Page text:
Global technology is one of the top industries weakened by the coronavirus, which has caused companies like Google, Facebook, and Apple to shutter offices, cancel conferences, and ban business travel. Investors are rattled and are looking for governmental leadership as a solution, not a barrier in these extraordinary times.
Currently, numerous lawsuits stemming from the now-defunct Obama administration are harassing American technology companies with bogus discrimination allegations. Google, Palantir Technologies, and Oracle are just a few of the companies that have been targeted by what amounts to nothing more than progressive legal activism.
As a part of routine audits by the Department of Labor’s Office of Federal Contract Compliance Programs (OFCCP), companies are required to give the office statistical data on pay practices. Following President Trump’s resounding election in 2016, the Obama administration rolled out multiple lawsuits as an “activist Hail-Mary,” utilizing “statistical analysis” on the data seized from American technology companies as a means of citing discrimination.
In other words, there was no evidence nor specific cases of discrimination that alerted the Obama OFCCP to any wrongdoing, merely a data model designed with the specific intent to achieve a political milestone. In fact, the federal judge presiding over the Oracle lawsuit suggested that the OFCCP was more interested in securing a “symbolic victory” than enforcing the law.
Citing wage discrimination over a data set that ignores differences in industry, education, experience, occupation, career interruptions, and total hours work not only ignores basic economic and free-market principles — it’s intellectually disingenuous.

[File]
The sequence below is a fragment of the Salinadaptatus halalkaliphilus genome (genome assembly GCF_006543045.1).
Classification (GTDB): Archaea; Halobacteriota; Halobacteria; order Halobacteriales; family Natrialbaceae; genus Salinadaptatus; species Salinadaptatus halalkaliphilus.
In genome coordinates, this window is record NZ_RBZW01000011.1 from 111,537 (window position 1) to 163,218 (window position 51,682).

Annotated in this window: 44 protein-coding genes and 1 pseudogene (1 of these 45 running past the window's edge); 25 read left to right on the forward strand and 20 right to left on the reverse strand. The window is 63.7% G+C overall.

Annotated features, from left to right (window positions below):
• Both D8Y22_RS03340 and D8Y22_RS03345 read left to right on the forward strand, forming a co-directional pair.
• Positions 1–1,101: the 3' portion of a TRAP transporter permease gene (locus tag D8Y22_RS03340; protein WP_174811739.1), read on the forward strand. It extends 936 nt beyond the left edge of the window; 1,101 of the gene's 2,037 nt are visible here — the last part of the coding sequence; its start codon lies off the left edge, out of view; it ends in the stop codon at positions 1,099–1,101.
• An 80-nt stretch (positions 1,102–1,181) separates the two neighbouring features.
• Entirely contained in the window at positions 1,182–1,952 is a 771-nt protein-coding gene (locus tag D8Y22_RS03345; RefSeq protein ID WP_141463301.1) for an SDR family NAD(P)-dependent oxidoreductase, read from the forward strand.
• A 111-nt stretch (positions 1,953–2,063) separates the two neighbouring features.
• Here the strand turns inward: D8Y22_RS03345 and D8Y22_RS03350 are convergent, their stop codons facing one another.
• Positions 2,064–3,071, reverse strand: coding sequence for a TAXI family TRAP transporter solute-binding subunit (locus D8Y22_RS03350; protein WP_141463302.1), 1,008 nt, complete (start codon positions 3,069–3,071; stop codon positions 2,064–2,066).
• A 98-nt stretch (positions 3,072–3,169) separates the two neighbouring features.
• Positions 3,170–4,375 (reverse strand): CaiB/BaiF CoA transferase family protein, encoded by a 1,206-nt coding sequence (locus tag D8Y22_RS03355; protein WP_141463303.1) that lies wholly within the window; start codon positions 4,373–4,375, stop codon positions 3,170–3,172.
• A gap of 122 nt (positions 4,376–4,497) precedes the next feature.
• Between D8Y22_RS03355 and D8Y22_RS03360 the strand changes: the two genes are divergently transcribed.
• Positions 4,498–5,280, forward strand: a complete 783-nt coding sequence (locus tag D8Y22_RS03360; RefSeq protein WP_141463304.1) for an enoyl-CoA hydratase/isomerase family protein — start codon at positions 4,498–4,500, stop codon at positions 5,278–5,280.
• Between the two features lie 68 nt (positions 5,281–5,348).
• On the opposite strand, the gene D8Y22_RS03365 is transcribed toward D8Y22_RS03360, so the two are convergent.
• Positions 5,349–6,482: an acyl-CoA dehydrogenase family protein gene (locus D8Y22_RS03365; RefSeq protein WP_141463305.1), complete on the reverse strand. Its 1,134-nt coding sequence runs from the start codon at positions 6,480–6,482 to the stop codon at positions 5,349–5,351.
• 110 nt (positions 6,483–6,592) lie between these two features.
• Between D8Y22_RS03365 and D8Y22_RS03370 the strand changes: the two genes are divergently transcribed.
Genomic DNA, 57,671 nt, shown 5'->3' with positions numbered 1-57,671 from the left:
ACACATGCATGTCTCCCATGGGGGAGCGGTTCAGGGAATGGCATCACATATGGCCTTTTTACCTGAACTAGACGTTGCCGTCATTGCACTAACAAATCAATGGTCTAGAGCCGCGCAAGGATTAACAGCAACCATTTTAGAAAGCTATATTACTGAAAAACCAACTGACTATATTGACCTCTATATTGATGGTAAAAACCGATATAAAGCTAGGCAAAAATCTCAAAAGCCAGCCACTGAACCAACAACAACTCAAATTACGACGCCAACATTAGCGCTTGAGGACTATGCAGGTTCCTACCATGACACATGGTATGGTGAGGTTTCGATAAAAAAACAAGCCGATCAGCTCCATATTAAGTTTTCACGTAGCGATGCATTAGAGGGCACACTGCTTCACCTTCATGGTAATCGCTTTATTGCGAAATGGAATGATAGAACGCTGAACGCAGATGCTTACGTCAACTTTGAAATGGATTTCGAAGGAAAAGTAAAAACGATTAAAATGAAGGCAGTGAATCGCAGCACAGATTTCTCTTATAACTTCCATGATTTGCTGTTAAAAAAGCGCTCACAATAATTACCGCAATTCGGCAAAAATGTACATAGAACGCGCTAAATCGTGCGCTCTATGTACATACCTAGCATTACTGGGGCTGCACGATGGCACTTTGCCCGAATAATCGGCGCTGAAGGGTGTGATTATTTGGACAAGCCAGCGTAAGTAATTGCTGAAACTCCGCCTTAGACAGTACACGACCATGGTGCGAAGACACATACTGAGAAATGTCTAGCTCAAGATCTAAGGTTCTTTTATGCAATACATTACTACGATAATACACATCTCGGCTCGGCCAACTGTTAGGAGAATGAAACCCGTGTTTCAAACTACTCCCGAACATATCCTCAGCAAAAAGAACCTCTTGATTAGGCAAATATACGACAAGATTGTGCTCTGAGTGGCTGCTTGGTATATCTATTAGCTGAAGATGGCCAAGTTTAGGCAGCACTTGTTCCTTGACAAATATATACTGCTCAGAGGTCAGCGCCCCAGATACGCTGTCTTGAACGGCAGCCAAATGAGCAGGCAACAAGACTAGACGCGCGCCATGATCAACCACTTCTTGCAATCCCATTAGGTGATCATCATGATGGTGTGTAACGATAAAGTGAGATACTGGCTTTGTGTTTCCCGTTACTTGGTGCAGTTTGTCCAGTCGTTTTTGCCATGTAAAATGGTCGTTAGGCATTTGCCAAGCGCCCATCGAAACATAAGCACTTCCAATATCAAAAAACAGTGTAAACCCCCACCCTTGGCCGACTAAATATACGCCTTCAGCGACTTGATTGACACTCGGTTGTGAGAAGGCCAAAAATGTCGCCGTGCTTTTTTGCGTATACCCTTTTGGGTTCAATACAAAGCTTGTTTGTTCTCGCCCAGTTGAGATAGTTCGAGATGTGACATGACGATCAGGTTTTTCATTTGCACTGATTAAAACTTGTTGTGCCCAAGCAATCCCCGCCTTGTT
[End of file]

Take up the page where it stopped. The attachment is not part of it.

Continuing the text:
The U.S. Chamber of Commerce issued a scathing report in 2017 on the Obama-era OFCCP, citing a litany of abuses in its dealings with American companies, specifically citing the office’s “overly broad and unreasonable fishing expeditions for employment data,” and “take it or leave it conciliation efforts.”
Demanding enormous troves of data in unreasonable timeframes, discouraging employees from bringing HR personnel to OFCCP interviews, and insisting that employees sign OFCCP interview statements without ample time for legal review are just some of the tactics that the Obama-era department has used under former Secretary Alex Acosta to harass companies in the pursuit of a political agenda.
In light of the massive economic disruption of the coronavirus, companies can’t afford baseless lawsuits designed to push the failed ideology of the Obama administration. On Thursday, March 19 for instance, the Dow Jones Industrial Average plunged a harrowing 10%, underscoring the need for the federal government to give businesses every measure of support possible, not engage in a bogus political witch-hunt.
The OFCCP’s actions run directly counter to the Trump administration’s push to streamline labor laws and promote economic growth. Fortunately, former Secretary Acosta was forced to resign last year, paving the way for new leadership at the Department of Labor under Secretary Eugene Scalia.
As the coronavirus continues to rage across the U.S., it has underscored the need more than ever to end partisan squabbles and come together as a nation. It’s time for Secretary Scalia to end this Obama-era witch hunt and focus on fighting real discrimination when and where it rears its ugly head.